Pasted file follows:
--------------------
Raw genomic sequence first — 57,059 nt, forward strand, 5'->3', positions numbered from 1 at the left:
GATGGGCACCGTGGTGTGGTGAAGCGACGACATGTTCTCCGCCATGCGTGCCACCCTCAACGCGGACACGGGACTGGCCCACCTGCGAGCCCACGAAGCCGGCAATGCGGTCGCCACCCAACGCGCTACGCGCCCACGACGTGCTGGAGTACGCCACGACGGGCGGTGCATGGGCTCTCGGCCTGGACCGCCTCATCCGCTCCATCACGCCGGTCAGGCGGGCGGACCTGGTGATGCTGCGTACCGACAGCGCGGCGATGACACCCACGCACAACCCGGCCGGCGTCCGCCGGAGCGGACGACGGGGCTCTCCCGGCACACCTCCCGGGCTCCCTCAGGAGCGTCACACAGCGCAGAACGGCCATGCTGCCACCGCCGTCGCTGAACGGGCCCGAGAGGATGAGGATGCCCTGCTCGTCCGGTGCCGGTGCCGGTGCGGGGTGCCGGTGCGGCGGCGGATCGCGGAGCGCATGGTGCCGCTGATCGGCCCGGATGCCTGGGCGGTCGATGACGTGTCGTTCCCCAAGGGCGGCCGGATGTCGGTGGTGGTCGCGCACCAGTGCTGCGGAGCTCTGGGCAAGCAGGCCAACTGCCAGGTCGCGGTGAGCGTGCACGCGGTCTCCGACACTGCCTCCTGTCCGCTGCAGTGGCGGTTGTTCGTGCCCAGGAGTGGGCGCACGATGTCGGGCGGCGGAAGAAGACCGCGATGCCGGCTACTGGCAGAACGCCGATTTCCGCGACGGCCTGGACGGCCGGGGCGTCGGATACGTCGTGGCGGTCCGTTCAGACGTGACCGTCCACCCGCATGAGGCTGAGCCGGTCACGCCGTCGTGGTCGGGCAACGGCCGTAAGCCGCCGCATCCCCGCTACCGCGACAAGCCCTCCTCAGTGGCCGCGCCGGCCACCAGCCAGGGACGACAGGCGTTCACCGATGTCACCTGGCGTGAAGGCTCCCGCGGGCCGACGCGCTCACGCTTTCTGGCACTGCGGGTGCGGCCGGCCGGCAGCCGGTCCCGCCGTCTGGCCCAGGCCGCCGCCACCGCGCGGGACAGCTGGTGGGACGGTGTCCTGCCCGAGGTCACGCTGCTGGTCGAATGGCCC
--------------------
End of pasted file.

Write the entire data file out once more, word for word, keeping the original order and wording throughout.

Raw genomic sequence first — 57,059 nt, forward strand, 5'->3', positions numbered from 1 at the left:
GATGGGCACCGTGGTGTGGTGAAGCGACGACATGTTCTCCGCCATGCGTGCCACCCTCAACGCGGACACGGGACTGGCCCACCTGCGAGCCCACGAAGCCGGCAATGCGGTCGCCACCCAACGCGCTACGCGCCCACGACGTGCTGGAGTACGCCACGACGGGCGGTGCATGGGCTCTCGGCCTGGACCGCCTCATCCGCTCCATCACGCCGGTCAGGCGGGCGGACCTGGTGATGCTGCGTACCGACAGCGCGGCGATGACACCCACGCACAACCCGGCCGGCGTCCGCCGGAGCGGACGACGGGGCTCTCCCGGCACACCTCCCGGGCTCCCTCAGGAGCGTCACACAGCGCAGAACGGCCATGCTGCCACCGCCGTCGCTGAACGGGCCCGAGAGGATGAGGATGCCCTGCTCGTCCGGTGCCGGTGCCGGTGCGGGGTGCCGGTGCGGCGGCGGATCGCGGAGCGCATGGTGCCGCTGATCGGCCCGGATGCCTGGGCGGTCGATGACGTGTCGTTCCCCAAGGGCGGCCGGATGTCGGTGGTGGTCGCGCACCAGTGCTGCGGAGCTCTGGGCAAGCAGGCCAACTGCCAGGTCGCGGTGAGCGTGCACGCGGTCTCCGACACTGCCTCCTGTCCGCTGCAGTGGCGGTTGTTCGTGCCCAGGAGTGGGCGCACGATGTCGGGCGGCGGAAGAAGACCGCGATGCCGGCTACTGGCAGAACGCCGATTTCCGCGACGGCCTGGACGGCCGGGGCGTCGGATACGTCGTGGCGGTCCGTTCAGACGTGACCGTCCACCCGCATGAGGCTGAGCCGGTCACGCCGTCGTGGTCGGGCAACGGCCGTAAGCCGCCGCATCCCCGCTACCGCGACAAGCCCTCCTCAGTGGCCGCGCCGGCCACCAGCCAGGGACGACAGGCGTTCACCGATGTCACCTGGCGTGAAGGCTCCCGCGGGCCGACGCGCTCACGCTTTCTGGCACTGCGGGTGCGGCCGGCCGGCAGCCGGTCCCGCCGTCTGGCCCAGGCCGCCGCCACCGCGCGGGACAGCTGGTGGGACGGTGTCCTGCCCGAGGTCACGCTGCTGGTCGAATGGCCC